The Arbemarle sinking
The Confederate Navys' CSS Albemarle was a steam-powered ironclad ram, designed with sloped sides to deflect incoming shot and powered by two steam engines of 200hp driving twin 3-blade propellors. In additon to the ram CSS Albermarle carried two 6.4in rifled cannon placed in armoured casemates, one forward one aft on the hull centreline, each having a 180 degree field of fire. The guns could fire explosive, anti-personnel (grape or canister shot) or solid 'bolts', a blunt-nosed shot intended to cause more damage to armoured targets than round shot fired by smooth bore cannon.
Commissioned in April 1864 the Albermarle succeeded in breaking the Union blockade of the Roanoke river. Protected from fire from Union held forts and Union ships forming the blockade CSS Albermarle succeeded in sinking by ramming the USS Southfield, a side wheel paddlesteamer and forced the USS Miami to withdraw from the Albermarle sound.
The Albermarle successfully controlled the Roanoke through the summer of 1864, driving off attacks by theorectically superior Union naval forces without serious damage to her ironclad hull. By the autumn the ironcald became the focus of Union navy planning and plans for dealign with the vessel were submitted by Lt. William Cushing to use small steam launches to approach the ironcald and attack with spar torpedoes. Two 30-foot picket boats under construction were selected, each being fitted out with a 12-pounder howitzer and a 14-foot spar torpedo which could be rigged to project from the bow.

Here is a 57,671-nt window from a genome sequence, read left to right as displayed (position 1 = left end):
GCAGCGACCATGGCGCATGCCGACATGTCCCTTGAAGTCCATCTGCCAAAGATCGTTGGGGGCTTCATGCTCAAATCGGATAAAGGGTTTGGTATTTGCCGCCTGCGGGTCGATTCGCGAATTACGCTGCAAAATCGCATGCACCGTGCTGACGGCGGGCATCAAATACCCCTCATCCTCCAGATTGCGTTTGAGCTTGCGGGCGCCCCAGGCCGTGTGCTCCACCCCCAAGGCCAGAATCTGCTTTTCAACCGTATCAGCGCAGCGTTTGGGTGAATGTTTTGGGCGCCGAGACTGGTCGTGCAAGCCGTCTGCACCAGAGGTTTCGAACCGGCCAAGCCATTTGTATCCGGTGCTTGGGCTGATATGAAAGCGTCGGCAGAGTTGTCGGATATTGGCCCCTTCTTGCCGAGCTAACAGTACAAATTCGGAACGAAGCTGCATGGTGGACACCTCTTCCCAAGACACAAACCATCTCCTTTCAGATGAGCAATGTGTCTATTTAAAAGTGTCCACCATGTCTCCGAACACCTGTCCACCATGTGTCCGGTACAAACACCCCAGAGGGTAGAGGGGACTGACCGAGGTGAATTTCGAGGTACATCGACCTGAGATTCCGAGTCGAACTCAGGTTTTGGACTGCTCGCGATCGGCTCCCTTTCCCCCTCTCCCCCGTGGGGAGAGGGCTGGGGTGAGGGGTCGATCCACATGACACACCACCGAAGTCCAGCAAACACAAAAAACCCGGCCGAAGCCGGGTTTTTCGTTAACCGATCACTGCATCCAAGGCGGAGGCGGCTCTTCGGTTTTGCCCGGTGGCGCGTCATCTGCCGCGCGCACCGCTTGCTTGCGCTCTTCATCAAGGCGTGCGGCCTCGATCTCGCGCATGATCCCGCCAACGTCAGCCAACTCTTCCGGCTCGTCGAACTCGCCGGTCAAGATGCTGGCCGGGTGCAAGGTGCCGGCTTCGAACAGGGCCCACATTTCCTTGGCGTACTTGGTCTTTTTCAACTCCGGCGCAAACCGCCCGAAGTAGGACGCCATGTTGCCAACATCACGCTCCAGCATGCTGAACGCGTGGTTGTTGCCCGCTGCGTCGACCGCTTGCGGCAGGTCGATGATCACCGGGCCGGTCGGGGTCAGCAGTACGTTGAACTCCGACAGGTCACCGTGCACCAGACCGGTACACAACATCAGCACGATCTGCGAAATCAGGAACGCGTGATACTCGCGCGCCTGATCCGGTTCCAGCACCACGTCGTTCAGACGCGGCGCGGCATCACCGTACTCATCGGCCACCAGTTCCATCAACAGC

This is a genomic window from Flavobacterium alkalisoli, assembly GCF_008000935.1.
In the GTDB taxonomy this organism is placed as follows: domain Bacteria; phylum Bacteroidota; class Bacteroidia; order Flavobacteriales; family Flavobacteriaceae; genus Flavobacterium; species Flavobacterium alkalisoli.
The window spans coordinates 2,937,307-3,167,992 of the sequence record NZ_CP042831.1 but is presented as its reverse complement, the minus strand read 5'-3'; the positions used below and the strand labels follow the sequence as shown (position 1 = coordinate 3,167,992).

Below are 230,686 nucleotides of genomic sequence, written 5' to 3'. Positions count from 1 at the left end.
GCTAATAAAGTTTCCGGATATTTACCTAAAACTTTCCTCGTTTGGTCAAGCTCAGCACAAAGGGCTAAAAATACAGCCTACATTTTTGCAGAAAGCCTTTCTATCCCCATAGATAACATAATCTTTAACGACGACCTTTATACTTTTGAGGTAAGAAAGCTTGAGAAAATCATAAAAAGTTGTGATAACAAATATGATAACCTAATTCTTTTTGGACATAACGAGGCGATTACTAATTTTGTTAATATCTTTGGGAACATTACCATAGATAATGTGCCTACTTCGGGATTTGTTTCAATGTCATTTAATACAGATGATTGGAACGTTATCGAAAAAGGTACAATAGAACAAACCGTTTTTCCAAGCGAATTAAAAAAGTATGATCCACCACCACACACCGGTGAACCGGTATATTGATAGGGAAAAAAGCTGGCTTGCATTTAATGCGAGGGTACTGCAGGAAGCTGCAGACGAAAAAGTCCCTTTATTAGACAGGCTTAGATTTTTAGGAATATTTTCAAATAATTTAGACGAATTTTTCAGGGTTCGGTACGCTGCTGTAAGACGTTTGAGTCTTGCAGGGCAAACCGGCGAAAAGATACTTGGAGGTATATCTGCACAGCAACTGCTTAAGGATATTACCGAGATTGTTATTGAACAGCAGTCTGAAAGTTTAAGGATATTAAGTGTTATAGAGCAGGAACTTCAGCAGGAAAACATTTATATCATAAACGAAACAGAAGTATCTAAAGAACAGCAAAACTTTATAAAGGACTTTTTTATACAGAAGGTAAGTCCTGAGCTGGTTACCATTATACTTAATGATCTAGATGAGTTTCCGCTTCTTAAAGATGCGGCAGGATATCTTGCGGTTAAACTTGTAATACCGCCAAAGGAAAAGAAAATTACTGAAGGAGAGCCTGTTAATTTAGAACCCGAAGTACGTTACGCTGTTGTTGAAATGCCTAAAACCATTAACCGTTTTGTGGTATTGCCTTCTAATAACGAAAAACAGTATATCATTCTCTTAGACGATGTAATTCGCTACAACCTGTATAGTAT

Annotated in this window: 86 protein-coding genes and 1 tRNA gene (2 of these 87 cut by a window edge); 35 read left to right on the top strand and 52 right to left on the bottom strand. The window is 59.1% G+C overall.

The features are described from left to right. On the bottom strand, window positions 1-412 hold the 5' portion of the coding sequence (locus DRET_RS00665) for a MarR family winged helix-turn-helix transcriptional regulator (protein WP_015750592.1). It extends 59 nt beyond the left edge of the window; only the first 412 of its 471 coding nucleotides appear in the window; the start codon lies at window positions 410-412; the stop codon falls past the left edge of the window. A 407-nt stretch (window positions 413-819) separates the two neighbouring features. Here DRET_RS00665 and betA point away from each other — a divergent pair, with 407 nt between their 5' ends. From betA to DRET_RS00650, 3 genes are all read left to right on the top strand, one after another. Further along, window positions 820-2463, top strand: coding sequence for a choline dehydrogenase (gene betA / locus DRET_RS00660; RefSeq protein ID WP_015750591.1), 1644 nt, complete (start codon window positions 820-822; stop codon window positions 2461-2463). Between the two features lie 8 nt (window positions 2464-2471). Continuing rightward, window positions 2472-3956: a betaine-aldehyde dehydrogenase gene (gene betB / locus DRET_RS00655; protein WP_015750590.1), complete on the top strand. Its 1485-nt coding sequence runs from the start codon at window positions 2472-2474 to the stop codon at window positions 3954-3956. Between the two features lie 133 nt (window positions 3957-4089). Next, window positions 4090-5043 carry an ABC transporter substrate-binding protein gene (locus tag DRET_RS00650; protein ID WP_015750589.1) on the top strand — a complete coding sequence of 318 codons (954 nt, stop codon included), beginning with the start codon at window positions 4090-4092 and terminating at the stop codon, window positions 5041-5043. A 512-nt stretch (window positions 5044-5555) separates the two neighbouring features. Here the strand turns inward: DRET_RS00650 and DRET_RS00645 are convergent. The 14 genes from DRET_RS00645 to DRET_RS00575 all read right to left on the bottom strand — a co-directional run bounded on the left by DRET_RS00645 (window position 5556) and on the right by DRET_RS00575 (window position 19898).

One of the two picket boats having been lost on passage to Norfolk Lt Cushing set out on the night of October 27/8th 1864 to work their way upriver under cover of darkness. They were spotted approaching the Confederate held docks and came under small arms fire from shore and the Albermarle, but succeeded in pushing the small picket boat over the protective log booms and placing the torpedo charge against the Albermarles' hull.
Detonation of the charge blew a hole in the Albermarles' hull at the waterline, causing her to sink quickly in the 6-feet of water below her keel, leaving the casemates clear of the water, the guns being slavaged by Confederate forces and used later to defend Plymouth from Union attacks.
The Albermarle was raised by Union naval forces after the fall of Plymouth and the hull temporarily patched for towing to the navy yard at Norfolk. Although repairs to her hull with a view to commissioing the vessel in the US Navy were completed the Albermarle was condemned by the Washington DC prize court and saw no further military service before scrapping in 1867.